A heck of a lot better than a little white lie, huh?


The Power of a Good Story

I’m going to talk about music, and if you’re like me, you glaze over when other people talk about music, but stick with me. I won’t submit you to a rundown of my favorite songs or any crap like that. I won’t even make you watch the videos in this blog. I’ll give you a summary. Okay? Okay.

Besides. This is about storytelling.

This is exactly what my truck looked like. Same color and all.

When I was 22, I bought an extended cab, long bed, Dodge Ram 2500 diesel pickup truck.

I thought it would help me pick up men.

No, seriously, I bought it to tow a horse trailer. Most guys seemed kind of intimidated. Personally, I was kind of intimidated myself, but I was an independent woman, and damn it, that was my truck.

I loved my truck. At the time I bought it, I was dating a bail enforcement agent (read: bounty hunter), and he said, “If you’re going to drive a truck like this, you need to start listening to country music.”

Now, at the time, I was solidly a Top 40’s kinda girl. Dance music, rock music, I listened to it all. Even now, if it’s in the top 10 on iTunes, there’s a good chance it’s in my collection. (I’m in love with “Blow” by Ke$ha and “The Cave” by Little Lion Men right now.)

Anyway. Back then, country music? I’d rather put a bullet in my head.

But I programmed a station on my radio, and every now and again, I’d listen.

Before long, I was hooked.

Now this was in the heyday of country music. It was 2000, and Toby Keith and The Dixie Chicks were tearing up the charts. For you kids out there, this was when crossover started happening. You think Taylor Swift invented songs that worked for pop and country? Nuh-uh. Thank Shania Twain for that.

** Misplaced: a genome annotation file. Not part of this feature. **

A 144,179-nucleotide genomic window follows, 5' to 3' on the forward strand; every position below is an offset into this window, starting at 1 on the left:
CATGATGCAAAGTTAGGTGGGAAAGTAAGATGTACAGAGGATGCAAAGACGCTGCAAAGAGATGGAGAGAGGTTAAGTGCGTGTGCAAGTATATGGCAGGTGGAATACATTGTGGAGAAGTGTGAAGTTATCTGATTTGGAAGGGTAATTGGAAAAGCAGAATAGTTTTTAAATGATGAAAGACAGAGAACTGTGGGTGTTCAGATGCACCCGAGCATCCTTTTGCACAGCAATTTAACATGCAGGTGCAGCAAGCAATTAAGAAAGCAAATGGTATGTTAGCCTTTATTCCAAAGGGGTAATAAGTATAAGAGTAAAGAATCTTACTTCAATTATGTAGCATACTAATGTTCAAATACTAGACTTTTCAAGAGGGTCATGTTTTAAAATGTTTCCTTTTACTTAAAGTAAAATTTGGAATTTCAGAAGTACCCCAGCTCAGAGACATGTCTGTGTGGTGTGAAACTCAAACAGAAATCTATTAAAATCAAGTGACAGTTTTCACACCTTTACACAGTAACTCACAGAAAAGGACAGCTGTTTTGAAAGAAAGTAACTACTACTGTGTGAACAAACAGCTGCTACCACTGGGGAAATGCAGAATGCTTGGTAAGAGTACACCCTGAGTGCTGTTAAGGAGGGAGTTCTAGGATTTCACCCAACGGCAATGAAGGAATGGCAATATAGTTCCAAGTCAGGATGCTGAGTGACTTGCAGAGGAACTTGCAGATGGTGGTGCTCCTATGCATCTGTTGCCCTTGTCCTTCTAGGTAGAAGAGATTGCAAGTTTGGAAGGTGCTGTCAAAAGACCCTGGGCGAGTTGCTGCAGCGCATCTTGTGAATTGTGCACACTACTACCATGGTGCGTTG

I’m digressing.

You know what I loved about country music? Almost all the songs told a story.

A lot of regular songs tell a story, too. But they usually tell a love story, and it’s usually pretty basic. Guy is hot for girl. Girl misses boy. Yadda yadda.

Country songs tell a story. 

Here’s a good one:
(And look, the video is hokey. It’s country. And it was 10 years ago. But watch for the story.)

Okay, if you’re like me, and you can’t get videos at work, or you’re strongly opposed to country music, or you just want me to get on with the frigging blog already, here’s what the song’s about.

A woman breaks down on the side of the road. A guy named Joe stops to help her, and when she offers to pay him, he basically says, “You don’t owe me a thing. I’ve been there, too. Don’t let the chain of love end with you.”

So a few miles down the road, the lady stops at a cafe, where the poor waitress is 8 months pregnant. The lady thinks about the guy’s good deed and leaves her a $100 tip, with a note that says the same thing, “You don’t owe me a thing…”

And then, the waitress goes home, climbs in bed with her husband (whoa — this sounds like it’s going to be dirty when I write it out like this), taps him on the shoulder and says, “Everything’s going to be all right. I love you, Joe.”

GET IT?? It’s the guy who first helped the woman with her tire.

Now that’s good storytelling, and it’s done in less than five minutes.

There’s a lesson there, I think.

Here are some more great storytelling songs:

This one is about a guy in prison who figures out that if he gets the warden’s dog some *ahem* action every night, when he decides to run, the dog will go looking for his lady-love, and won’t chase him:

Here’s a great power video about a guy getting beaten down and finally rising up to be a badass. (And let me tell you, I had SUCH the crush on Toby Keith when I was 22.)

What about you guys? Do you have any good songs that tell a story? Any good songs that aren’t country music?

And, OMG, I just watched that video again, and that crush? Still there.

Remember when Cobus Potgieter stopped by the blog and just about stopped my heart at the same time? Well, if Toby Keith wants to stop by, I sure wouldn’t cry about it.


Guess what this is?

Is it ironic that this came while I was working on the sequel? Or just appropriate?

Also, please free to judge me on my dining room table. I told you my house usually looks like it belongs on an episode of Hoarders.

All right, really, it’s not that bad.